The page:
Black women also feel at risk

A new move­ment de­mands jus­tice for the un­armed fe­males who have been killed by po­lice.

Los Angeles Times - - THE NATION - By Tina Sus­man tina.sus­ Twit­ter: @ti­nasus­man

NEW YORK — Four months af­ter Eric Garner died dur­ing an al­ter­ca­tion with po­lice on Staten Is­land, N. Y., of­fi­cers in Cleve­land found them­selves strug­gling to sub­due a 37- year- old with a history of men­tal ill­ness.

As in Garner’s case, the per­son was black, un­armed and soon dead. As in Garner’s case, the death was de­clared a homi­cide.

Tan­isha An­der­son be­came one of more than two dozen black fe­males who have died in cus­tody or con­fronta­tions with law en­force­ment since 2000, but whose names never caught f ire in the call for po­lice re­form as “Black Lives Mat­ter” marchers called out the names of black males: Garner, Michael Brown, Tamir Rice, Fred­die Gray. An­der­son’s name re­mains largely un­known, even though she was killed just nine days be­fore Rice, the 12- year- old shot by Cleve­land po­lice while play­ing with a toy gun.

Now, rel­a­tives of the women are try­ing to make sure their names are not for­got­ten, and they have joined forces with some of the same ac­tivists who marched in protests de­mand­ing jus­tice for slain men. This time, they are de­mand­ing jus­tice for slain women in a move­ment called SayHerName.

“If all black lives mat­ter, women should be raised up as well,” said Karl Ku­modzi, 23, who at­tended a New York rally last month, one of dozens held across the coun­try to pub­li­cize the women’s names.

Ku­modzi noted that it was women who launched the Black Lives Mat­ter move­ment, which has swelled into a na­tion­ally known pres­sure group call­ing at­ten­tion to deaths of un­armed black males. “We’re putting racism at the fore­front, but peo­ple aren’t putting gen­der at the fore­front,” Ku­modzi said. “If all lives mat­ter, you have to do that.”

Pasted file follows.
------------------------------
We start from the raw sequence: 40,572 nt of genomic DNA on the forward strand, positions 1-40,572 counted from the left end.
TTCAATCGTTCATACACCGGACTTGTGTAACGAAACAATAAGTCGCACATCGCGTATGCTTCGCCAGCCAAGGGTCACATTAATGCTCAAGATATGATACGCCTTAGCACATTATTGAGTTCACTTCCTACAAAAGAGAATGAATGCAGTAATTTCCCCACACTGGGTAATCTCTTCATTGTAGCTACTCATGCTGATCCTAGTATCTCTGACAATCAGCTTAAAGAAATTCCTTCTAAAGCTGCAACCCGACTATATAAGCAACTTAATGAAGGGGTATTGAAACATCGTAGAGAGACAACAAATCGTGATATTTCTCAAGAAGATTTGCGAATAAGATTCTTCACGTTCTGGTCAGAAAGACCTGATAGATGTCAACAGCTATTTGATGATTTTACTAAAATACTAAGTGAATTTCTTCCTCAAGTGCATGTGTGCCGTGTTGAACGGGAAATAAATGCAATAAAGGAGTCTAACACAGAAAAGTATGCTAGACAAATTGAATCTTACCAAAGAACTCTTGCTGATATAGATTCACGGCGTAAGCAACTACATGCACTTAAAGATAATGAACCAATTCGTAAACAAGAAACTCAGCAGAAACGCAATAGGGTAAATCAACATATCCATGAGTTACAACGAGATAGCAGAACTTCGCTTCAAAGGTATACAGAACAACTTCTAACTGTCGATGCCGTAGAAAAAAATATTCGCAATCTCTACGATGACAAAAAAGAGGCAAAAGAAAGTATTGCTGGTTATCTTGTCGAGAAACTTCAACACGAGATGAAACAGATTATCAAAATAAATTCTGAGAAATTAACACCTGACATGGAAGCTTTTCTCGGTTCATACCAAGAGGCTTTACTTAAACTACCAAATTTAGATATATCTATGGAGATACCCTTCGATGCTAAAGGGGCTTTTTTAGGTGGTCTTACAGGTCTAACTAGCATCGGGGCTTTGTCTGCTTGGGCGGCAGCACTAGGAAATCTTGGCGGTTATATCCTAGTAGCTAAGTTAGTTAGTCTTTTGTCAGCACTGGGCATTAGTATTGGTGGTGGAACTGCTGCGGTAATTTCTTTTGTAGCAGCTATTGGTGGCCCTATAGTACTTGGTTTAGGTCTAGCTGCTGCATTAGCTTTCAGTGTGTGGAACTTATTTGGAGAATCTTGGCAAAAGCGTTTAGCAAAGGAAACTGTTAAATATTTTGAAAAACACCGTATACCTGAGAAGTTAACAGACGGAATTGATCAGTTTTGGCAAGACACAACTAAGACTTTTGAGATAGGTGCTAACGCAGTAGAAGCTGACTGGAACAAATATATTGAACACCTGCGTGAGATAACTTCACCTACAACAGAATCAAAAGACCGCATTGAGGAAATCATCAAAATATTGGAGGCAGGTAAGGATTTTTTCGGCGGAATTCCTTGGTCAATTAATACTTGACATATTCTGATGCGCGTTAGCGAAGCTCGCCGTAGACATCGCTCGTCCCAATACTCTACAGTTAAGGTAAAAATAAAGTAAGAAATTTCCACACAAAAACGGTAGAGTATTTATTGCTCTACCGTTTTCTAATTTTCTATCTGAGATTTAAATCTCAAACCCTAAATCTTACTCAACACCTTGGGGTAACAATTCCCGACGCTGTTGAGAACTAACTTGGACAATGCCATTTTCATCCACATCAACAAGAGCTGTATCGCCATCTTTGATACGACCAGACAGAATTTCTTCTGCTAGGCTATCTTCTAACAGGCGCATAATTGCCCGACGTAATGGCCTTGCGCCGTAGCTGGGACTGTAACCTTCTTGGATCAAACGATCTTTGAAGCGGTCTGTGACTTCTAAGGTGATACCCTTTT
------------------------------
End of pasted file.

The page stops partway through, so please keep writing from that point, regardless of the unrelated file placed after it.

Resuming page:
Ac­tivists say there are sev­eral rea­sons black fe­male deaths are not widely known. There are far fewer of them than those in­volv­ing men and boys. In ad­di­tion, videos im­pli­cat­ing po­lice in fe­male deaths have not sur­faced as they did in the cases of Garner, Rice and Wal­ter Scott in North Charleston, S. C., in April.

But protesters at the May ral­lies said num­bers and videos should not mat­ter. They worry that if Amer­i­cans are not aware of fe­male vic­tims, the abuses against them will be al­lowed to con­tinue, ham­per­ing ef­forts to re­form polic­ing over­all.

“You can’t leave one group be­hind, or you’ll just cause another prob­lem down the line,” said Kisma Her­man, 18. She said the onus is on na­tional lead­ers, from the White House on down, to in­clude women when they talk about jus­tice and po­lice re­form.

“It starts on a na­tional level, like with our pres­i­dent’s ini­tia­tive, My Brother’s Keeper,” Her­man said. Pres­i­dent Obama launched My Brother’s Keeper af­ter Trayvon Martin, an un­armed, black 17- year- old, was shot to death in 2012. The ini­tia­tive is aimed at men­tor­ing young black men and boys and help­ing them find jobs.

“It makes it seem like the boys come f irst, the boys mat­ter, but these boys have sis­ters, and they come from moth­ers,” said Her­man, adding that ac­tivist groups of­ten have urged women to set aside gen­der- spe­cific is­sues for the sake of the broader civil rights move­ment.

“The broth­ers are sup­posed to come first and then, once they’re OK, we can pay at­ten­tion to the sis­ters,” Her­man said. “But we’ve been wait­ing so long.”

As she spoke, rel­a­tives of dead women and girls stood on a stage in Man­hat­tan’s Union Square telling the sto­ries of their lost daugh­ters, moth­ers and sis­ters.

“What hap­pened to my daugh­ter was un­just. It was very un­just,” An­der­son’s mother, Cas­san­dra John­son, said as about 200 protesters waved large pho­to­graphs of the women and chanted, “Say her name.”

Like cases in­volv­ing men and boys, most of the fe­males’ deaths have been mired in con­tro­versy, with po­lice say­ing they felt threat­ened and wit­nesses al­leg­ing of­fi­cers over­re­acted. Also like the cases in­volv­ing men, most of the women were un­armed, many had his­to­ries of men­tal ill­ness, and some had pre­vi­ous run- ins with po­lice.

Some, though, were just un­lucky. They in­clude:

Al­berta Spruill, 57, who died of a heart at­tack when New York po­lice act­ing on bad in­for­ma­tion broke down the door of her apart­ment on May 16, 2003, and threw a con­cus­sion grenade in­side.

Aiyana Stan­ley- Jones, a 7- year- old Detroit girl who was shot dead ex­actly seven years later when po­lice raided the home where she was sleep­ing.

Tarika Wil­son, 26, who was shot dead on Jan. 4, 2008, in her Lima, Ohio, home by po­lice search­ing for her boyfriend.

Af­ter two mis­tri­als, a judge in April dis­missed the re­main­ing mis­de­meanor charge against the of­fi­cer who shot Aiyana. In Wil­son’s case, her fam­ily re­ceived a $ 2.5- mil­lion wrong­ful death set­tle­ment. In Spruill’s case, the city set­tled a wrong­ful death law­suit for $ 1.6 mil­lion, and po­lice apol­o­gized.